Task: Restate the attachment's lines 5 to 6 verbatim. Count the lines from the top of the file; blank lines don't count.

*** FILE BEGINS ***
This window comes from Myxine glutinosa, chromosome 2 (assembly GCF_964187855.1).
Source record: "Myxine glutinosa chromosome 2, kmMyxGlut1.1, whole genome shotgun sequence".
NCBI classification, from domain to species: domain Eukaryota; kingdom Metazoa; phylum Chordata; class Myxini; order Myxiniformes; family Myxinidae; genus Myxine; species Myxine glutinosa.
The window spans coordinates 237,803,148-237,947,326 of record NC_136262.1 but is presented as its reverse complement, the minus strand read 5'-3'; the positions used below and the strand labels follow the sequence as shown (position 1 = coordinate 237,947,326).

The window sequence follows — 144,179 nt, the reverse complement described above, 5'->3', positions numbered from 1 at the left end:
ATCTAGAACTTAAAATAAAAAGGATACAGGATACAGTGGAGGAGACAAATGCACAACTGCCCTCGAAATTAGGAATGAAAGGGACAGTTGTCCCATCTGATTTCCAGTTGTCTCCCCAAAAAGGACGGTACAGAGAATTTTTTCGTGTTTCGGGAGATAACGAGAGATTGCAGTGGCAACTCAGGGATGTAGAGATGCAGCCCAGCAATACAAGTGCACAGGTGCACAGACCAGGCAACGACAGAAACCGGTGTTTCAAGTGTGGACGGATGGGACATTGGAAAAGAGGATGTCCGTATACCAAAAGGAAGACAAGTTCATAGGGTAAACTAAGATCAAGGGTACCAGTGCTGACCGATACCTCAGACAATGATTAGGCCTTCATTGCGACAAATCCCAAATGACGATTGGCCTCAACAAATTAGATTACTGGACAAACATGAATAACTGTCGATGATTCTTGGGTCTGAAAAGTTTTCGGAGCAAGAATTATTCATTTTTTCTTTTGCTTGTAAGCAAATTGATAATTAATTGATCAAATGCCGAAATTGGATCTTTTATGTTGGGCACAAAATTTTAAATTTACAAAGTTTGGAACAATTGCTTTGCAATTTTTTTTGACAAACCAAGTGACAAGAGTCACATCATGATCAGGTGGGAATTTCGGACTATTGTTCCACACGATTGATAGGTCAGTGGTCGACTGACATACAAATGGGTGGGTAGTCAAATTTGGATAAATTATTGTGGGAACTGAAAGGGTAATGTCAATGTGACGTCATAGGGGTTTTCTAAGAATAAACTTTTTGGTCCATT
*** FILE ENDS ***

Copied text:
The window sequence follows — 144,179 nt, the reverse complement described above, 5'->3', positions numbered from 1 at the left end:
ATCTAGAACTTAAAATAAAAAGGATACAGGATACAGTGGAGGAGACAAATGCACAACTGCCCTCGAAATTAGGAATGAAAGGGACAGTTGTCCCATCTGATTTCCAGTTGTCTCCCCAAAAAGGACGGTACAGAGAATTTTTTCGTGTTTCGGGAGATAACGAGAGATTGCAGTGGCAACTCAGGGATGTAGAGATGCAGCCCAGCAATACAAGTGCACAGGTGCACAGACCAGGCAACGACAGAAACCGGTGTTTCAAGTGTGGACGGATGGGACATTGGAAAAGAGGATGTCCGTATACCAAAAGGAAGACAAGTTCATAGGGTAAACTAAGATCAAGGGTACCAGTGCTGACCGATACCTCAGACAATGATTAGGCCTTCATTGCGACAAATCCCAAATGACGATTGGCCTCAACAAATTAGATTACTGGACAAACATGAATAACTGTCGATGATTCTTGGGTCTGAAAAGTTTTCGGAGCAAGAATTATTCATTTTTTCTTTTGCTTGTAAGCAAATTGATAATTAATTGATCAAATGCCGAAATTGGATCTTTTATGTTGGGCACAAAATTTTAAATTTACAAAGTTTGGAACAATTGCTTTGCAATTTTTTTTGACAAACCAAGTGACAAGAGTCACATCATGATCAGGTGGGAATTTCGGACTATTGTTCCACACGATTGATAGGTCAGTGGTCGACTGACATACAAATGGGTGGGTAGTCAAATTTGGATAAATTATTGTGGGAACTGAAAGGGTAATGTCAATGTGACGTCATAGGGGTTTTCTAAGAATAAACTTTTTGGTCCATT